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WSC workers sit out on Eleuthera

Water and Sewerage Corporation (WSC) employees on Eleuthera are engaged in a sit-out from their offices due to an alleged mold infestation that has spanned several years, Bahamas Utilities Services and Allied Workers Union (BUSAWU) President Dwayne Woods said at a union meeting outside WSC headquarters on University Drive yesterday.

Montgomery Miller, one of the two men claiming to be president of the Water and Sewerage Management Union, told reporters at the meeting that the sit-out has been taking place since Monday.

“As I stand here before you, employees of the Water and Sewerage Corporation in Governor’s Harbour, Eleuthera, are sitting outside of a mold-infested, leaking buildin[g],” he said.

“The situation has been going on since 2017 and only as recently as Monday did I, as union president, advise the managers to stay outside of the buildin[g].”

Calling the building “unsafe for human habitation”, Miller claimed that the former general manager approved plans to move employees to another building but that no action has taken place.

“And in the meantime, what have the chairman and the general manager been doing?” he asked.

“They have refurbished the executive suite of the corporation [and] they have upgraded the conference room of the corporation [while] our employees suffer in mold infestation.”

Woods added: “As far as our members are concerned in Eleuthera, both unions are sitting out, away from the mold.

“So, it’s a joint effort in Eleuthera.”

He said the sit-out would likely affect the collection of funds, as the employees will not have a safe place to collect money.

But he said it will not affect water supply on the island.

However, WSC General Manager Elwood Donaldson told The Nassau Guardian yesterday that WSC executives are the ones who told the Eleuthera employees to work “limited hours” if they felt uncomfortable, not the union leaders.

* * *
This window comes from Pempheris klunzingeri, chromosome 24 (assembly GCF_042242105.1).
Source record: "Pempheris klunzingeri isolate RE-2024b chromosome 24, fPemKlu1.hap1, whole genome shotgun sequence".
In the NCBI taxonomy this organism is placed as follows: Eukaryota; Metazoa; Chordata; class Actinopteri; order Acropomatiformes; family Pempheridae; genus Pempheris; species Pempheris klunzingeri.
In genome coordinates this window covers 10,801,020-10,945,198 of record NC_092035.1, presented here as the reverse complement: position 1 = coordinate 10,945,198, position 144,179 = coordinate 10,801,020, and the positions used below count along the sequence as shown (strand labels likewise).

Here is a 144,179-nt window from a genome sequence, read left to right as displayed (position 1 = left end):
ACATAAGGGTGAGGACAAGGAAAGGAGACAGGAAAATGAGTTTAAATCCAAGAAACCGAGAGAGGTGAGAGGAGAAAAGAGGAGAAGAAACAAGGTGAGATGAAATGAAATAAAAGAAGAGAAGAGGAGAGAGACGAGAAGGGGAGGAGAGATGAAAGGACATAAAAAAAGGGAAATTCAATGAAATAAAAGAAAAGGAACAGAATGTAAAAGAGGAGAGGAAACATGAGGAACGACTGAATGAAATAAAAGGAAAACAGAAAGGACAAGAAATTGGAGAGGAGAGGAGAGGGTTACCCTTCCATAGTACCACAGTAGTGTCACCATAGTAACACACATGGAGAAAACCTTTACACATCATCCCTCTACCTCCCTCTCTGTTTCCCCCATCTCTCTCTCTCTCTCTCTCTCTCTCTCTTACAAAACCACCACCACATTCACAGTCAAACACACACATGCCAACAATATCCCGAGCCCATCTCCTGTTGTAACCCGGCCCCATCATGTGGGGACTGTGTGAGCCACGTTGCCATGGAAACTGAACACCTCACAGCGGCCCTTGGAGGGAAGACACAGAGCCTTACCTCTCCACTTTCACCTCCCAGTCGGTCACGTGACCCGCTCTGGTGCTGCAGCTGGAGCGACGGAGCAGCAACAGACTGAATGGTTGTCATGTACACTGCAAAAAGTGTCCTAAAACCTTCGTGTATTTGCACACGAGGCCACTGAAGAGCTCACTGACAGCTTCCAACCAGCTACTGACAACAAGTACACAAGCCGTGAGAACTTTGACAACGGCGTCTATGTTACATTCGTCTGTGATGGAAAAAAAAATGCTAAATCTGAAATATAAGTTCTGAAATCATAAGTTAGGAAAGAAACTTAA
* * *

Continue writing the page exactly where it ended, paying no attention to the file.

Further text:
He said that there is no mold in the building as far as he’s aware, but that a move to a new building is already underway as the current office is “probably 30 or more years” old.

“The office in Eleuthera is one that we’ve had for quite some time and it’s aging. So, as a result, right now we are transitioning into a new office that the new landlord that we have been in talks with has just completed and outfitted for us to move,” Donaldson said.

He added, “I guess some [employees] felt it was uncomfortable, so they were working limited hours. We told persons if they are uncomfortable, to do something along those lines, as we are currently transitioning them into the new office.”

As a result, he said there will not be any penalty for those individuals “at this time”.

However, on the other hand, in an email dated March 3 and addressed to Woods, he warned that disciplinary action “including the deduction of pay” would occur, should Woods continue any “interruptions” that he was being accused of.

Miller, meanwhile, claimed he was suspended for two days without pay due to asking WSC executives if the corporation has “been converted from a place of employment to a plantation”.

Both unions are currently engaged in court action with WSC.

A judicial hearing has been set for March 20 regarding who has the authority to act as president of the management union; and an inter partes hearing for an injunction putting an end to strike action has no confirmed date until the judicial hearing takes place.

As the injunction prevents union members from striking, Woods specified yesterday that the meeting was being held during the employees’ lunch hour.

He noted, however, that he is “appealing to the court system to deal with our matter posthaste”.

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